“Slower economic activity push(ed) fixed-rate mortgages slightly lower for the sixth consecutive week”, the government sponsored enterprise said in a statement Thursday. “The 30-year averaged 4.60 percent; the 15-year averaged 3.78 percent, marking new lows for 2011”.
The low Federal Funds rate has also placed downward pressure on mortgage rates. But that could change, if the Federal Reserve Bank of Kansas City president Thomas Henig gets his way.
Hoenig told CNN’s Fareed Zakaria this week that the Federal Reserve needs to raise their funds rate. “I’m not advocating for tight monetary policy, but I do think we have to get off of zero if we want to avoid repeating some of the mistakes of the past with a very easy credit environment,” Hoenig said.
Right now the Federal Funds rate is in a range between zero and to 0.25% percent. This low rate, along with quantitative easing, has been the Feds solution to the recession. Other economists worry that these low rates could lead to another financial crisis.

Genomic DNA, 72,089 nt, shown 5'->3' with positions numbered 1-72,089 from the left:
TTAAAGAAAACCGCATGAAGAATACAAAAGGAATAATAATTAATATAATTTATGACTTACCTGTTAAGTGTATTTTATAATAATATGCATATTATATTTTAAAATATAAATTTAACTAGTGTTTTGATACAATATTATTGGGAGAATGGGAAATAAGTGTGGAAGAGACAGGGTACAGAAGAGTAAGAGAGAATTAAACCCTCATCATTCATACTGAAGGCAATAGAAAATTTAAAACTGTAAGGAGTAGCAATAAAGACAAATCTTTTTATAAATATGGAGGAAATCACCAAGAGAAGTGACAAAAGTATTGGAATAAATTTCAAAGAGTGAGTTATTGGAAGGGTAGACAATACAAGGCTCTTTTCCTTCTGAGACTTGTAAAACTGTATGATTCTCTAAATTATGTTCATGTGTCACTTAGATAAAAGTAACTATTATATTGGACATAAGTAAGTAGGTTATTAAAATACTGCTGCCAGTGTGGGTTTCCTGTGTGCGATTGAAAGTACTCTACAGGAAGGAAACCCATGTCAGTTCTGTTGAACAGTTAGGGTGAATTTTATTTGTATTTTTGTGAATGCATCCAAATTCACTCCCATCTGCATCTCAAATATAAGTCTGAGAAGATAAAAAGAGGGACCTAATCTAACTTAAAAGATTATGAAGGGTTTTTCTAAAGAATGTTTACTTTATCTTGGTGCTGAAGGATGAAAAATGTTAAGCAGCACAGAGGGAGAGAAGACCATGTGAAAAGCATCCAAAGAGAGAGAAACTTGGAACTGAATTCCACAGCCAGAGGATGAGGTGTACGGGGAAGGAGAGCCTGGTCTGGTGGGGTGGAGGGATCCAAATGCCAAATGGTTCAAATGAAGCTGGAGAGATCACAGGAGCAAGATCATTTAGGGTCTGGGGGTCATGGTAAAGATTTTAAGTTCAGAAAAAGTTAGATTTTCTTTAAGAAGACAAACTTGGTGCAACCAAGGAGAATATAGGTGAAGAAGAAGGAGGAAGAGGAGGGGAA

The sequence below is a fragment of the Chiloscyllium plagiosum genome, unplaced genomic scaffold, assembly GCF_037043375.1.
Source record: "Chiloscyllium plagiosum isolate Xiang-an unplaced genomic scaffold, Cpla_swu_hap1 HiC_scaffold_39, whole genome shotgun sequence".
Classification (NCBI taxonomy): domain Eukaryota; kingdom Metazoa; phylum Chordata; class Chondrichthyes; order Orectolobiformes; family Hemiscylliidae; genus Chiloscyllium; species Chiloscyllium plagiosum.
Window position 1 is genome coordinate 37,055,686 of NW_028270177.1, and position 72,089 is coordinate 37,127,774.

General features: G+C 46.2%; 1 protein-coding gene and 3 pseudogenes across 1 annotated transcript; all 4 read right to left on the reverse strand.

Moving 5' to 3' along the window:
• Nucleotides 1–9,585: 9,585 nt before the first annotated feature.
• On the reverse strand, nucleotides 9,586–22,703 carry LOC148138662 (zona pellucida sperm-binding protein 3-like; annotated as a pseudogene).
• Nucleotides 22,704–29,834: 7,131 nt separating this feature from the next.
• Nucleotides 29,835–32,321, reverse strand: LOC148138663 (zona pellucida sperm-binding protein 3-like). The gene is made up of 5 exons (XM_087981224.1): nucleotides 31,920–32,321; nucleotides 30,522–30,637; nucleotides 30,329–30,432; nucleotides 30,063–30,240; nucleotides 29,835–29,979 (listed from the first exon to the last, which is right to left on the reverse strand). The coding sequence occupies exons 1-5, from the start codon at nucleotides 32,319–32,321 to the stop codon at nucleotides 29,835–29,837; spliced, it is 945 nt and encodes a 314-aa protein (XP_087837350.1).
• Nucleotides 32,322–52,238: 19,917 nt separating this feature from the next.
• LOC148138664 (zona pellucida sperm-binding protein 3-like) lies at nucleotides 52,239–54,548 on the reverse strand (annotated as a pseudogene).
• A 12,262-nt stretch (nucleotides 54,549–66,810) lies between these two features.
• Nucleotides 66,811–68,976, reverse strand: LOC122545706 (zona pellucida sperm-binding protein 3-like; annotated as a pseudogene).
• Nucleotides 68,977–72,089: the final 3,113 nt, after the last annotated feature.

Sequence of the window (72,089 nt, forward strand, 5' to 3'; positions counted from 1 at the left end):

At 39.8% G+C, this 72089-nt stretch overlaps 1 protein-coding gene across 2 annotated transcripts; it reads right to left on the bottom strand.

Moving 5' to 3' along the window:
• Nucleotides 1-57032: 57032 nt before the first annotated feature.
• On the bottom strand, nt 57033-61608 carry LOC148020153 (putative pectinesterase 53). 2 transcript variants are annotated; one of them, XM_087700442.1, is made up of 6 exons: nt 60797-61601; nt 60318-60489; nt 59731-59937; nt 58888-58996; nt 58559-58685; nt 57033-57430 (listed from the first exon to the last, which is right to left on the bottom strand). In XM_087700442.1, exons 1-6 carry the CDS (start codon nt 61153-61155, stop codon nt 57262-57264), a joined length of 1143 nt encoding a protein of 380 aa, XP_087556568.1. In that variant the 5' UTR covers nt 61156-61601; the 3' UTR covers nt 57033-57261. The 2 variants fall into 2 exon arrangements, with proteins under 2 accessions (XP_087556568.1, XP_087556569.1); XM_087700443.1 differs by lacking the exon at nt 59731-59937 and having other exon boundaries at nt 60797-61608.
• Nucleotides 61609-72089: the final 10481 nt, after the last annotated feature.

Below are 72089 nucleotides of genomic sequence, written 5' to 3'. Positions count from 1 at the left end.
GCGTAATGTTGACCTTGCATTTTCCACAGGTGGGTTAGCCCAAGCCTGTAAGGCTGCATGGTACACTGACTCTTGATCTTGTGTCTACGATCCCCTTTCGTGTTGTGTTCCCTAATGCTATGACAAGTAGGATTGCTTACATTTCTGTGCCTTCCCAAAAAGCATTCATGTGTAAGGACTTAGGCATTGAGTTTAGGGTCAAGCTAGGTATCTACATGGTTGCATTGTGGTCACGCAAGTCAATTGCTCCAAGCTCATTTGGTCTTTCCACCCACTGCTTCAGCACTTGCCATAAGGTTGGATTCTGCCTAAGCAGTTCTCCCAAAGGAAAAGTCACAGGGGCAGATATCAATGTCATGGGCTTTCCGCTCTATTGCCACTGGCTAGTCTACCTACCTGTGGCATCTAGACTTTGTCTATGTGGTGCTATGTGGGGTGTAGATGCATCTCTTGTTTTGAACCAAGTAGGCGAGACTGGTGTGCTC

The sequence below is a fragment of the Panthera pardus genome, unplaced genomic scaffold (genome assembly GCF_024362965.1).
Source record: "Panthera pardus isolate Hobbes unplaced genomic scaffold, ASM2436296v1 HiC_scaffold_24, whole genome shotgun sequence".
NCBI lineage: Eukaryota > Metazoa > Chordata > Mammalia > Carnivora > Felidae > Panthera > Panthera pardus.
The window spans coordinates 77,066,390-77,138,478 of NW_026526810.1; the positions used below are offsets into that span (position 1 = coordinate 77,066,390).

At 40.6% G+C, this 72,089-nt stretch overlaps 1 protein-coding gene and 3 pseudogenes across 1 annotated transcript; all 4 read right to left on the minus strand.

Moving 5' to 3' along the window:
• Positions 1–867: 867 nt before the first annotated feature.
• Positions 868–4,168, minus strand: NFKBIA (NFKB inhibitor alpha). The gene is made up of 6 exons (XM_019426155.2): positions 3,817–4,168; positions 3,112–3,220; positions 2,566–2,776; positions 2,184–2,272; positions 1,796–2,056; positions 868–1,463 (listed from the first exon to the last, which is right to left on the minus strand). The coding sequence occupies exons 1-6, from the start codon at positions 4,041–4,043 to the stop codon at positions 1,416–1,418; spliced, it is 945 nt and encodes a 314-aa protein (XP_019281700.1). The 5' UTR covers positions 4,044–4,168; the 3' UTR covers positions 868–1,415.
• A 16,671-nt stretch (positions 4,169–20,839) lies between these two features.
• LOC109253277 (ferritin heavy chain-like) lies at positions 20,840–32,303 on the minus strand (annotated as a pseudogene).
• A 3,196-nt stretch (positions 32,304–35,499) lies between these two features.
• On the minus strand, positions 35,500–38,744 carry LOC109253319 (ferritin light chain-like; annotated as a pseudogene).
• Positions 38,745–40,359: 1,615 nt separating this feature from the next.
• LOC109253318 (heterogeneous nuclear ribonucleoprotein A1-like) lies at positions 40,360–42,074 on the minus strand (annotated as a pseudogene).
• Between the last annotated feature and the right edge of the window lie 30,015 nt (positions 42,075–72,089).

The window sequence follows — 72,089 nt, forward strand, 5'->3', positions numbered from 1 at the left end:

Mr. Hoenig is considered a hawk on the Federal Open Market Committee (FOMC) which determined this country’s central bank rate. The fund rate is a baseline rate that banks use to determine the prime rate and the rate they charge customers.
“We have to think forward from here. And that is, what is the consequence of an extended period of zero interest rates for future years?” Hoenig asked.
By Tina Brown